In addition, complex logic may also be more difficult to implement using hardwired techniques. Typically, each dual channel safety input requires a separate safety relay for signal evaluation. Another challenge may occur when an additional safeguard needs to be added into an existing system.
Since safety relay information is binary (e.g. ON/OFF), diagnostics are limited. Analysis of machine runtime data relies on the monitoring of auxiliary contacts at the primary system control. Details regarding fault or trip conditions are therefore not generally available, making Pareto analysis of root causes difficult. Furthermore, reporting data to supervisory systems (e.g. Enterprise Resource Management (ERP) systems) is limited to this binary data. Hence, preventative maintenance concepts may also be difficult to implement.
Newer safety relay component designs have added features to minimize some of the shortcomings of historical safety relay technology. Features within these newer devices may include:
- Incorporation of solid-state outputs rather than relay outputs (e.g. to prolong the life of the device)
- Advanced functionality, including AND, OR, Bypass and Muting without software configuration (e.g. to simplify wiring requirements)
- Support for multiple dual channel safety inputs saving up to 60% of the panel space required for traditional safety relays (e.g. to minimize number of devices required)
- Fieldbus interfaces that provide additional diagnostic data for determining root cause of fault or trip conditions
Safety-rated Controller Devices
Rather than relying on hardwired connections to implement safety control logic, safety-rated controller devices (i.e. Safety Programmable Logic Controllers [SPLC or FPLC]) allow users to implement safety-rated logic using a software programming environment. However, the safety-rated controller devices still require that all input and output devices are wired back to the central control cabinet. Once safeguarding devices have been connected to the safety-rated controller, changes to the safety logic are easily implemented with programming software rather than by rewiring the system.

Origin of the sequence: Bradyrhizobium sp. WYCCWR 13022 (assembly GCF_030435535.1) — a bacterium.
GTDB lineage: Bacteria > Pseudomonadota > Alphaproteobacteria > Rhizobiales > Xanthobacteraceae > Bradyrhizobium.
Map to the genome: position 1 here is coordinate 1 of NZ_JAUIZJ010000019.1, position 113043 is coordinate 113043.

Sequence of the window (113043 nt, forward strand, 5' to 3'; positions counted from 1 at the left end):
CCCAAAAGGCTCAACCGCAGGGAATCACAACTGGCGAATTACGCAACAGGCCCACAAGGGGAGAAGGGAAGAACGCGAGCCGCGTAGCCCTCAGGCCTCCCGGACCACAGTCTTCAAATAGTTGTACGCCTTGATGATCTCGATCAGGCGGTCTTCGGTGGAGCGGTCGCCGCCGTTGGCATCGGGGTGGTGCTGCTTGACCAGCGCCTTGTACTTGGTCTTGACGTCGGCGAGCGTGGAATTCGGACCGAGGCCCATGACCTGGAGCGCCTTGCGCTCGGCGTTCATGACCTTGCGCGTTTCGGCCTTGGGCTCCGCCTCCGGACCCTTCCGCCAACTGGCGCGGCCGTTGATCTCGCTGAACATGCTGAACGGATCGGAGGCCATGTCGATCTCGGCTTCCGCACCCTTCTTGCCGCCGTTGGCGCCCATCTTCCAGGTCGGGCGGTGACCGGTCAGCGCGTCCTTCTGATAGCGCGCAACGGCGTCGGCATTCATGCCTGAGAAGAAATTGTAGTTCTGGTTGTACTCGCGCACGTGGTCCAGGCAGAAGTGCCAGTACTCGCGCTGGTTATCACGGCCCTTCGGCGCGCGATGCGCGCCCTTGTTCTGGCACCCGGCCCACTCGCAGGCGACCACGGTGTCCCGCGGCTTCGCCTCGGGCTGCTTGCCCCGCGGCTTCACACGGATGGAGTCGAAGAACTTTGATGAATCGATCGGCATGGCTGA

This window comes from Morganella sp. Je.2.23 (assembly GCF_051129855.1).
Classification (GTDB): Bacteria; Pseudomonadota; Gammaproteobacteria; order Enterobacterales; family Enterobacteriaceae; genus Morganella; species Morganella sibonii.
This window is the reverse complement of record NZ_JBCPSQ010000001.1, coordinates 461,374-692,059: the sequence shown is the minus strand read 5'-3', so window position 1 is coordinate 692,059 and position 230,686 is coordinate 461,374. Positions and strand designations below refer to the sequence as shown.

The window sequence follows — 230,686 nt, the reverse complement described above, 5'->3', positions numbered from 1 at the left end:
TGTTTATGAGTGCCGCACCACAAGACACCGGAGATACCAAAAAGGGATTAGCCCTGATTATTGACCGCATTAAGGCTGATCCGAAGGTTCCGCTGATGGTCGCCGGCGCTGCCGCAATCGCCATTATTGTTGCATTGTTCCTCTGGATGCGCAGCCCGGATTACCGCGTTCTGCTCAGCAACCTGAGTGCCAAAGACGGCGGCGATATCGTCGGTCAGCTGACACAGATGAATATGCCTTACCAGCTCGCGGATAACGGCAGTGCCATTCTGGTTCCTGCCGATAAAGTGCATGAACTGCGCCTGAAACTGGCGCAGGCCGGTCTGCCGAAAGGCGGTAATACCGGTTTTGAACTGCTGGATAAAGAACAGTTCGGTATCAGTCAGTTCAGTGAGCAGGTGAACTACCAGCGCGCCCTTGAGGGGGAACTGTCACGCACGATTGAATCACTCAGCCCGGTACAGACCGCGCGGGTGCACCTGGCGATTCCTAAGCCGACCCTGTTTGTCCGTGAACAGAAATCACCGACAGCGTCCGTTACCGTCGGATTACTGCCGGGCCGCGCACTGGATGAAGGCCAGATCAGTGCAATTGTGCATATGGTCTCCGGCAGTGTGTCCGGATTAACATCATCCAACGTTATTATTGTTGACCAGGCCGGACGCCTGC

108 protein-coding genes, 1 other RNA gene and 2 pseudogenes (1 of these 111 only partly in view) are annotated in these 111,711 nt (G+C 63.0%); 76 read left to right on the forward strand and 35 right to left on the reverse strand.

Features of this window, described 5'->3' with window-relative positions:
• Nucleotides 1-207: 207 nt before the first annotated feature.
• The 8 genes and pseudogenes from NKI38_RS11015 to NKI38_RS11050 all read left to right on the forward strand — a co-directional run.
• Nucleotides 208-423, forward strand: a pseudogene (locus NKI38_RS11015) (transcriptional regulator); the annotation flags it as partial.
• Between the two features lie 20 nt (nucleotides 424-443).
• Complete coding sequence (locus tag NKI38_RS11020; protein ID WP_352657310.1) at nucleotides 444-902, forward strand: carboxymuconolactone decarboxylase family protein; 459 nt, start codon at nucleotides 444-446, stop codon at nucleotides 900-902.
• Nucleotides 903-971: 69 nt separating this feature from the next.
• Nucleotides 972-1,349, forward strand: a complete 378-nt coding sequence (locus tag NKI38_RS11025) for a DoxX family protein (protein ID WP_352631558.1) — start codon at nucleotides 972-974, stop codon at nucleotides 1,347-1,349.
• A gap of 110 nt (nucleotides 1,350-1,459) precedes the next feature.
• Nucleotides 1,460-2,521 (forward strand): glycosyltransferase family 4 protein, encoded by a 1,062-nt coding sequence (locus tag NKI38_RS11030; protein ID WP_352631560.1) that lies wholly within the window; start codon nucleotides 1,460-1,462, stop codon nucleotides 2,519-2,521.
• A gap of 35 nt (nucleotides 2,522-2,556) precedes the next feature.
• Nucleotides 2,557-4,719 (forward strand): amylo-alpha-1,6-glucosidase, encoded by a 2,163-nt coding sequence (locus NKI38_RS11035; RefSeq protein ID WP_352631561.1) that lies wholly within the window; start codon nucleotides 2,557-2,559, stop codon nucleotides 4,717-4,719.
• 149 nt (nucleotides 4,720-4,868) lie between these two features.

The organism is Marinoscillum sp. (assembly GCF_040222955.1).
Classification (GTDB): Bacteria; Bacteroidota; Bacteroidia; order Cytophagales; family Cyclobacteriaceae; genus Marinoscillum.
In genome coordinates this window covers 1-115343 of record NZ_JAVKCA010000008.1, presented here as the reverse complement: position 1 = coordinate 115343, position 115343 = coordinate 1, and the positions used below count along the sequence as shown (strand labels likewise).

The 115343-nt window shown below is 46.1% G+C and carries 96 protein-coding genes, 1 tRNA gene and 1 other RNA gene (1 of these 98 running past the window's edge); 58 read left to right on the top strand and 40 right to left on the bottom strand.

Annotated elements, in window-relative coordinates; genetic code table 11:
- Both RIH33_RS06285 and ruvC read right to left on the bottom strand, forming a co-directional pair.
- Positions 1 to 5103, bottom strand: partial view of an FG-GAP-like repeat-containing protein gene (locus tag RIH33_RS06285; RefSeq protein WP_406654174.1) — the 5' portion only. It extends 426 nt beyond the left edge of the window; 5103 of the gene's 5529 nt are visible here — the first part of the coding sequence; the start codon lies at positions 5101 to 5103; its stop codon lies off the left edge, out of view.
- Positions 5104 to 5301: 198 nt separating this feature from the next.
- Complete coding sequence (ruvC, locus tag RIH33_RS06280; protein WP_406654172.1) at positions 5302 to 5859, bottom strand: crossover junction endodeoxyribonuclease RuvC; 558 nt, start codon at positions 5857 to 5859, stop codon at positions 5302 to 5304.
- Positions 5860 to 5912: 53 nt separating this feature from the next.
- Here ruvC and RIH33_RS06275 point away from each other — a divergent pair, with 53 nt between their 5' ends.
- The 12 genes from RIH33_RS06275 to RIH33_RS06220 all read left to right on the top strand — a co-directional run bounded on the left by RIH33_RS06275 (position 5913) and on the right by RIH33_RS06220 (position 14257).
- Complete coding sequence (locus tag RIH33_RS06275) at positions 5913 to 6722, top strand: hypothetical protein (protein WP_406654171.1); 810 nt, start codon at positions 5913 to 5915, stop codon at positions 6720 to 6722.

Safety-rated controllers range in size and capabilities. Devices have varying numbers of inputs and outputs as well as differences functional capability. For smaller applications (e.g. less than seven dual channel safety capable inputs and two dual channel safety capable outputs), compact safety-rated controllers provide a cost-effective solution for safety control applications. Special functions designed for application specific functions (e.g. press control) are also available.
As the number of safety sensors and safety actuators increase, modular safety-rated controllers provide an effective means of solving safety applications. Costs will vary depending on the number of safety inputs and safety outputs required, as well as other features (e.g. logic capability) of the device.
When safety-rated controllers are utilized, users have the ability to automate safety functions based on a pre-defined set of conditions (e.g. safety-rated user mode implementation based on selectively switching modes in the event of specific system fault or error conditions). Implementing such functionality in hard-wired applications can be difficult, especially as the number of safeguarding devices increases.
For some original equipment manufacturers (OEMs), a number of different machine configurations are possible. Using a stand-alone safety controller provides a means for enabling and disabling parameters without requiring the control panel to be redesigned.
Applications can be designed in a modular and scalable architecture based on different machine configuration requirements. Furthermore, these same safety-rated controllers can also monitor and control decentralized safety systems using safety fieldbus network solutions.
Safety Fieldbus Networks
When safety-rated controllers are equipped with safety-rated network communication, users have the ability to realize reduced wiring and improved diagnostic information. Widely accepted open architecture safety networks include DeviceNet Safety, AS-Interface Safety-at-Work and Profisafe. Products related to safety-rated versions of Ethernet networks are also currently under development.